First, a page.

No one could’ve reasonably predicted that we’d be treated to a new David Bowie album in the early days of 2013.
Following a heart attack that truncated the last leg of his 2004 “Reality” tour, Bowie all but disappeared into what we imagined to be convalescent domesticity with wife Iman and the couple’s child. He popped up only periodically in the music press, and then only in papparazzi’s flash-and-run pics, most of which depicted him pushing a stroller through a Manhattan park or emerging unawares from a store with the shopping tucked beneath each arm.
Bowie was done, we assumed, and though popular music missed and needed him, who could fault the man? He’d given so much, influenced pop the way Miles Davis influenced jazz, which is to say immensely, repeatedly and defiantly, and released somewhere in the area of a dozen long-playing masterpieces, and as many near-masterpieces. So, thanks for the memories, then.
The only problem for scribes sitting on their prewritten copies of Bowie’s obituary emerged on the man’s 66th birthday in early January, in the form of the single “Where Are We Now,” and with it, the announcement that a new album would be dropped on the unsuspecting public in early March. It turns out Bowie had been crafting “The Next Day,” out today, for several years, in airtight, nondisclosure agreement-bound secrecy. Oh, and he’d been working on the thing with his old friend Tony Visconti, – veteran of Bowie gems “Low, “Lodger,” “Heroes” and “Scary Monsters,” among others – in the producer’s chair.
Needless to say, many people who do what I do for a living flipped out, revealing in the process how badly we wanted – perhaps even needed – Bowie’s return to be a brilliant one. As if, by cheating death and retaining his genius, he’d shave a few years off our own ages in the process. Such desire can make retaining objectivity tough, but as it turns out, “The Next Day” is a demanding enough listen to require full immersion and the abandonment of such wishful, wistful notions.
It’s a worm-infested album presided over by a wicked ringmaster who stomps through the graveyard, juggling human skulls, and giddily squawking “Nevermore.” And if it isn’t quite the flawless masterwork that is “Low” or “Scary Monsters,” it comes damn close.
As any reflective artist of his age would necessarily be, Bowie is reflecting on mortality here, though he manages to do so without being morose. In fact, with the exception of the beautiful, if regret-tinged ballad “Where Are We Now,” Bowie doesn’t seem to be as concerned with his own death as he does with death in general. That’s in keeping with Bowie’s consistent refusal to bow to the pop-critical hegemony which demands that singer-songwriters pen autobiographical lyrics in order to be deemed “authentic.” Bowie’s greatest gift to us, in my estimation, has always been his ability to fly in the face of such an oppressive notion, and to rightly prize imagination over such cloying conceptions of “authenticity.”
The album opens with its title tune, which paints a rather vivid portrait of a society on the brink of collapse atop a nervous sonic assault that suggests a present-day updating of, say, “Red Sails,” from “Lodger.” An ominous baritone sax lurks in the shadows of “Dirty Boys,” which recalls the scruffy street gangs that populated the “Diamond Dogs” album, strange homoerotic imagery cropping up amid the implied violence. It’s cryptic, fascinating, edgy stuff.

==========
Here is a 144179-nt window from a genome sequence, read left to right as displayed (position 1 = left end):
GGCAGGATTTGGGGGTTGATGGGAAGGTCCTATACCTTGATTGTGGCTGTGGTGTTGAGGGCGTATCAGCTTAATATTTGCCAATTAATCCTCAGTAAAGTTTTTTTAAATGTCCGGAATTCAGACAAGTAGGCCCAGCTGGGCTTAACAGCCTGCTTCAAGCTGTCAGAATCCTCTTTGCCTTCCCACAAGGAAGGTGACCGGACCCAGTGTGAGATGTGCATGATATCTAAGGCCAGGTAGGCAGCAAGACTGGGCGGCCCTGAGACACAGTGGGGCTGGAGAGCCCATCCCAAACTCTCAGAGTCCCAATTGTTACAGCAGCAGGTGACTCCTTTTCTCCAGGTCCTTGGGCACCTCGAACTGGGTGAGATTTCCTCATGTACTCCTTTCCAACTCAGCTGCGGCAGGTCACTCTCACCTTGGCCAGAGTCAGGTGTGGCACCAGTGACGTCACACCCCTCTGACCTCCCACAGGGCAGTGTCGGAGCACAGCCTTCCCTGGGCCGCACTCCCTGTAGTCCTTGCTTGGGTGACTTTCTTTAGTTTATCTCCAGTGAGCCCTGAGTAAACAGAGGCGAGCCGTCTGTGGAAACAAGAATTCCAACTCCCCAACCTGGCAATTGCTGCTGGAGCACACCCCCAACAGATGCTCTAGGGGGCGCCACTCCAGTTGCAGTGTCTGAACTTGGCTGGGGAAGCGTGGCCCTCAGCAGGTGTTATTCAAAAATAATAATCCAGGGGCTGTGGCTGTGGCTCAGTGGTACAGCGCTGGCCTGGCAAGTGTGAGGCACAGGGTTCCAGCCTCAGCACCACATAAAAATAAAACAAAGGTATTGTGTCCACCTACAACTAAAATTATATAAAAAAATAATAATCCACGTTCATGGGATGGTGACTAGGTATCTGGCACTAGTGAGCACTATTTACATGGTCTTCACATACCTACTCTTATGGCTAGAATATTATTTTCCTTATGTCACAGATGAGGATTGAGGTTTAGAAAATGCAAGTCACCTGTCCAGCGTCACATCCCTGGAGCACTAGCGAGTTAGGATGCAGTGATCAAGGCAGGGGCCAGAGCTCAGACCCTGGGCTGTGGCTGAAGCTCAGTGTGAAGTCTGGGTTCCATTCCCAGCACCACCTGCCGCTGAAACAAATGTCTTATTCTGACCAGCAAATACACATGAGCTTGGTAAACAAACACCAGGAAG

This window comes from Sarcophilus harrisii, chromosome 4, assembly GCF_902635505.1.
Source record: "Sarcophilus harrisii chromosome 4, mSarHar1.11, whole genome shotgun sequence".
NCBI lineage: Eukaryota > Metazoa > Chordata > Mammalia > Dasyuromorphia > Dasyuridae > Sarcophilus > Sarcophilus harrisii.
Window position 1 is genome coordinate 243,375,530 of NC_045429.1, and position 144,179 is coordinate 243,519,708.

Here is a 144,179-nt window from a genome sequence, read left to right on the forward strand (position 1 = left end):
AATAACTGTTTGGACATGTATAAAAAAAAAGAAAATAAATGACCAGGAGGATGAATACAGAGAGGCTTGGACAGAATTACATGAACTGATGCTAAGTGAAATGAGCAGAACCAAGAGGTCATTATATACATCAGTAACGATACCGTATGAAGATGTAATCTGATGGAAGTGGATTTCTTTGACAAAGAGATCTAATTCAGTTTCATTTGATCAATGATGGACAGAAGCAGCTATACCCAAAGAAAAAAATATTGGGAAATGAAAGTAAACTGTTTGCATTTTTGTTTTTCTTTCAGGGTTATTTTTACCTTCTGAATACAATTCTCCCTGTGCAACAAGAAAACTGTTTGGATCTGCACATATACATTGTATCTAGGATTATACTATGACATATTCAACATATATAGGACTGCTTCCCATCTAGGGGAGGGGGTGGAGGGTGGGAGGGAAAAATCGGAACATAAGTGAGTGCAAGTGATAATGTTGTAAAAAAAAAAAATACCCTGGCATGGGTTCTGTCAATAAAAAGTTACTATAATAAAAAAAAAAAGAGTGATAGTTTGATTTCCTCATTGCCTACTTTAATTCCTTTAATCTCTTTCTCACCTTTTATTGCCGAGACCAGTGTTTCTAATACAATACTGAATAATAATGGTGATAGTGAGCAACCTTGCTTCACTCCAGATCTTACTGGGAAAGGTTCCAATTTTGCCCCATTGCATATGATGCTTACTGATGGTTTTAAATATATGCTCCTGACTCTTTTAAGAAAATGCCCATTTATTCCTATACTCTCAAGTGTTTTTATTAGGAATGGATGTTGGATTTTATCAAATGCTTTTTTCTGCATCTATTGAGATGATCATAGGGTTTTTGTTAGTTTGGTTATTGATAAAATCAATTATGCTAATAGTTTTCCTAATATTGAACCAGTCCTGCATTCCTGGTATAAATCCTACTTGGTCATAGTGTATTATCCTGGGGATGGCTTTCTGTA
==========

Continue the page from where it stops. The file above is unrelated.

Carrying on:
“The Stars Are Out Tonight” offers the idea that the glam gods and goddesses of Hollywood and pop might in fact be aliens sent to suck the personal volition from us like marrow from our bones. That it also boasts a relentless melodic flow and a breathless pace makes it a vertigo-inducing nightmare of a pop tune.
So, 10 minutes in, we’ve got murder, violence, a ragged dystopia, aliens and alienation. Oh, what fun!
Ah, but the existential angst is not ready to take a curtain call quite yet. “Valentine’s Day” boasts a giddy, sugar sweet hook, but tells the tale of a would-be tyrant aiming to bend the world to his will. “If You Can See Me” recalls the terrifying claustrophobia of the “1. Outside” album, as Bowie sings with the sinister glee of Big Brother himself. “How Does the Grass Grow?” takes us on a romp through a blood-soaked field, as if offering commentary on the doings of the narrator of “I’d Rather Be High,” who seems to be a trained military assassin seeking reprieve through drugs and, as Bowie lecherously interjects in double-tracked bliss, “teenage sex.”
All of this builds in a far from accidental manner toward “You Feel So Lonely You Could Die” and “Heat.” The former reprises the dramatic grandeur of the “Diamond Dogs” weeper “When You Rock and Roll With Me,” while the latter finds Bowie in his most beautiful Scott Walker-inspired croon, as Gail Ann Dorsey’s lilting fretless bass offers able support. The two songs provide the disturbing album with a stirring coda and a bit of shelter from the storm Bowie has spent the earlier parts of the album conjuring. This is simply masterful record-making.
He’s back, then, and still throwing darts in lovers’ eyes.
“The Next Day”
4 stars out of 4